On 28 June 2013 the European Commission (the “Commission”) published a legislative proposal to introduce a system of monitoring, reporting and verification of CO2 emissions from large ships using EU ports (the “Proposal” or “drafted Regulation”)10.
The Commission has also published a Communication, which illustrates its strategy to reduce these emissions, preferably through measures adopted worldwide11. In the first place, the note describes the background of the Proposal, its content and the main consequences for shipping operators.
According to the Commission, the global greenhouse gas (“GHG”) emissions from the shipping industry amount to 1 billion tonnes per year, meaning around 3% of the global GHG emissions. They are expected to represent 5% of
the global emissions in 2050. Since this value would not be compatible with the goal of keeping global warming below 2ºC as agreed at the international level, measures need to be taken in order to avoid this increase. Therefore, it is not by coincidence that the reduction of GHG emissions from maritime transport has been in the Commission’s agenda for years.
The European Union (the “EU”) and its Member States have always shown a strong preference for a global approach to reducing GHG emissions from international shipping led by the International Maritime Organisation (“IMO”). Notwithstanding the various debates, an international solution has not been found yet. Hence the Commission decided to start working on its own strategy.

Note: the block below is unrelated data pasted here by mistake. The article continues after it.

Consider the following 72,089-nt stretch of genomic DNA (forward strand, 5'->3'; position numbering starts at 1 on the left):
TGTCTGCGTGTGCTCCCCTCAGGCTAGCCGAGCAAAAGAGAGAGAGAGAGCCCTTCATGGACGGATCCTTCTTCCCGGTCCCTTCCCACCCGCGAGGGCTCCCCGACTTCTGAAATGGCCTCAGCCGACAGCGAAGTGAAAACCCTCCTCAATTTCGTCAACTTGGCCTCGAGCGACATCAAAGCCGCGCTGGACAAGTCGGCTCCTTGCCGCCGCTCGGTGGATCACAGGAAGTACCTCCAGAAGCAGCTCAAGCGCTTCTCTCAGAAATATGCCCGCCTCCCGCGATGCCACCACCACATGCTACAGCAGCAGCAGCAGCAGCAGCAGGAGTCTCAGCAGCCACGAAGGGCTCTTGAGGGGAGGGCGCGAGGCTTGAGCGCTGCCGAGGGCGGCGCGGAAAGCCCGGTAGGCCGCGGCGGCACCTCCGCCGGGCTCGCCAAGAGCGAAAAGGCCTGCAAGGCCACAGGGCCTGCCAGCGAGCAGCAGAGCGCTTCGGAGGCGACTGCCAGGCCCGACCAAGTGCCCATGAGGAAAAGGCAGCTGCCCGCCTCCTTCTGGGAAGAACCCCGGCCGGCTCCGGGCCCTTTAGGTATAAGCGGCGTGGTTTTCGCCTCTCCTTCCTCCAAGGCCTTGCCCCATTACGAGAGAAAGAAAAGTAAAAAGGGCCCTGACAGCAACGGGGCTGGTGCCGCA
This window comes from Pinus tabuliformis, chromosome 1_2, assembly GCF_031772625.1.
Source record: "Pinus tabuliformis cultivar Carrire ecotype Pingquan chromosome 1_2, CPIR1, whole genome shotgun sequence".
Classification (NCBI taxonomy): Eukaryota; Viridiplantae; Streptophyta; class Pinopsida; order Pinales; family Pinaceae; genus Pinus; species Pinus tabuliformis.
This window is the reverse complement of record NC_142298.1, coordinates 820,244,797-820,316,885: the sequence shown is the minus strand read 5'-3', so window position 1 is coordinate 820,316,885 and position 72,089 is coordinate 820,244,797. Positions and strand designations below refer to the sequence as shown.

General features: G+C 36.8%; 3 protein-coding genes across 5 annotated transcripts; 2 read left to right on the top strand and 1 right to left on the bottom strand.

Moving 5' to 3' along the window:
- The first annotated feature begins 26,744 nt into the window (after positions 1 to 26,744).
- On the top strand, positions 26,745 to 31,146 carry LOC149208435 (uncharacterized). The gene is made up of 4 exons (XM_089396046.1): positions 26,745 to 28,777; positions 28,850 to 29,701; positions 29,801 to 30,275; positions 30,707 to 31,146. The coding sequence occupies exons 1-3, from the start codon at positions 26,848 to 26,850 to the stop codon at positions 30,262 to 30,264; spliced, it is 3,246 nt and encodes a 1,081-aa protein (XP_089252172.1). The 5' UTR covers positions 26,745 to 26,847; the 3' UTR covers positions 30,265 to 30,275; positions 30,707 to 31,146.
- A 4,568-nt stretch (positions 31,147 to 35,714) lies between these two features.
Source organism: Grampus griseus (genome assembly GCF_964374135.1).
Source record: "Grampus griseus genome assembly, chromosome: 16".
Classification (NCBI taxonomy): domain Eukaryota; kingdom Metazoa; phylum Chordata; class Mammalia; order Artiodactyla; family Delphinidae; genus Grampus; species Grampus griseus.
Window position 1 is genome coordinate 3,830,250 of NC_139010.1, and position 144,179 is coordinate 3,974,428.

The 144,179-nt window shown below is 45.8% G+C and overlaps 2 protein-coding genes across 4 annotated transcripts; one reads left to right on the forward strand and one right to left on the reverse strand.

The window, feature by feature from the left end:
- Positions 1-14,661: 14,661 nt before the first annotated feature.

In June 2013 the Commission presented its action plan that consists of three consecutive steps: i) the introduction of a system of monitoring, reporting and verification of CO2 emissions from large ships; ii) the definition of GHG reduction targets for the maritime transport sector; iii) the application of further measures, including market-based measures (i.e. Emissions Trade Schemes), to be implemented in the medium to long term.
The Proposal for a Regulation introducing a system for the accurate monitoring, reporting and verification of CO2 emissions and other climate information from ships is therefore the first step of the European strategy.
The Proposal covers all types of vessels above 5000 gross tonnes that use EU ports, regardless of the vessel flag State. This means that the regulation applies only to large vessels emitting significant levels of emissions12.
The Proposal provides that targeted ships owners13 shall have to monitor CO2 emissions for i) all intra- EU voyages, ii) all incoming voyages from the last non-EU port to the first EU port of call, and iii) all outgoing voyages from an EU port to the next non- EU port of call.
Targeted ships owners shall have to calculate and report their annual CO2 emissions over 12-months reporting periods, based on fuel type and fuel consumption data recorded in their log books and bunker delivery notes. They will also have to provide information concerning the distance travelled, time spent at sea, cargo carried, in order to obtain an overview of ships average energy efficiency. Monitoring and reporting shall be complete and accurate, and comply with the methodology agreed in the monitoring plan approved for each ship14.15